President Barack Obama will sit down with Sens. Chuck Schumer and Lindsey Graham to finally talk immigration reform this evening. However, after more than a year of kicking the politically-divisive issue down the road, doubts linger on whether he may be just trying to reduce the impact of a potentially massive march for immigration reform to take place in Washington in less than two weeks.
The March For America is organized by a nationwide coalition of pro-reform activists, including unions, religious groups like the Catholic bishops’ conference, Asian American and Hispanic organizations, and others. They collaborate under the umbrella of the Reform Immigration For America campaign.
According to the organizers’ website, buses will depart from as far as Florida, Iowa and Tennessee to join the March 21 demonstration. The coalition expects “tens of thousands” of demonstrators, according to an article by Ali Noorani, director of the National Immigration Forum, on The Huffington Post.
Noorani said a caravan has already departed from Phoenix and will stop in Houston and New Orleans, among other locations, before reaching the nation’s capital.
On the day of the march, under the slogan “Change Takes Courage,” marchers will congregate in front of a stage draped in American flags with the Capitol as a backdrop, Noorani said. There will be an interfaith service led by 5,000 religious leaders, he added, “calling for the best of America to come together and welcome the stranger.”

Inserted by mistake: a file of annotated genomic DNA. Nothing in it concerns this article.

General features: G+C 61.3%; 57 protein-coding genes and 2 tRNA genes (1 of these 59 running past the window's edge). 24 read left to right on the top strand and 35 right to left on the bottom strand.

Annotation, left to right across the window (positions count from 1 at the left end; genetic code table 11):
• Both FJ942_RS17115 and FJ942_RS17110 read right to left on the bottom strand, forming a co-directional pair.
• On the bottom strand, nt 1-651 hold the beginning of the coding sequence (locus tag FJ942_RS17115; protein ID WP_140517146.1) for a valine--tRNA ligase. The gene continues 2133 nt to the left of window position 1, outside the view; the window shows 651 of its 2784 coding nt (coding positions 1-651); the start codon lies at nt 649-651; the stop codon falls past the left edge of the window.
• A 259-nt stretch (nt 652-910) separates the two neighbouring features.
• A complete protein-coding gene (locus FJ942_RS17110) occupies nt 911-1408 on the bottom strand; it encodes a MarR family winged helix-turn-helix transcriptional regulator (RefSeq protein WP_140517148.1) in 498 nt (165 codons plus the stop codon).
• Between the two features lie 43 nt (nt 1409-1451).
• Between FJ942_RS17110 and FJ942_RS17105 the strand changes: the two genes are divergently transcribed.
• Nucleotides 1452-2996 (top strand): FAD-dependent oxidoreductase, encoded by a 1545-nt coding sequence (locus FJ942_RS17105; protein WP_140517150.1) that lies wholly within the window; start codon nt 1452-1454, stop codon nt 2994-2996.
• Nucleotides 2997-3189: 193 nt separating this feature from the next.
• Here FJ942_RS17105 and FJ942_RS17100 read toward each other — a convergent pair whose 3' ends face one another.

This evening, Obama will discuss the immigration bill on which Schumer and Graham have been working. Conspicuously absent will be another legislator, U.S. Rep. Luis Gutierrez, who has introduced his own, more progressive initiative in the House. Schumer has in the past outlined his principles for reform, which lean towards a heavier focus on enforcement rather than on family reunification or humane reforms to the immigration system.
Activists are not blind to the fact that Obama has not pursued immigration reform with the intensity nor the speed he had promised. Chicago activist Joshua Hoyt, who says he knows Obama since 1986, wrote last week that, while “the Obama administration was on track to deport some 400,000 immigrants” in its first year,
“The sense of betrayal among Latinos — especially immigrants — is palpable, just as it was after Obama’s 2006 vote on the border fence.”
Jennifer McFadyen, immigration blogger at About.com, saw a political maneuver in Monday’s meeting:
“I think the timing has less to do with midterm elections and more to do with the thousands of immigration activists that will be knocking on Obama’s front door in a couple of weeks.”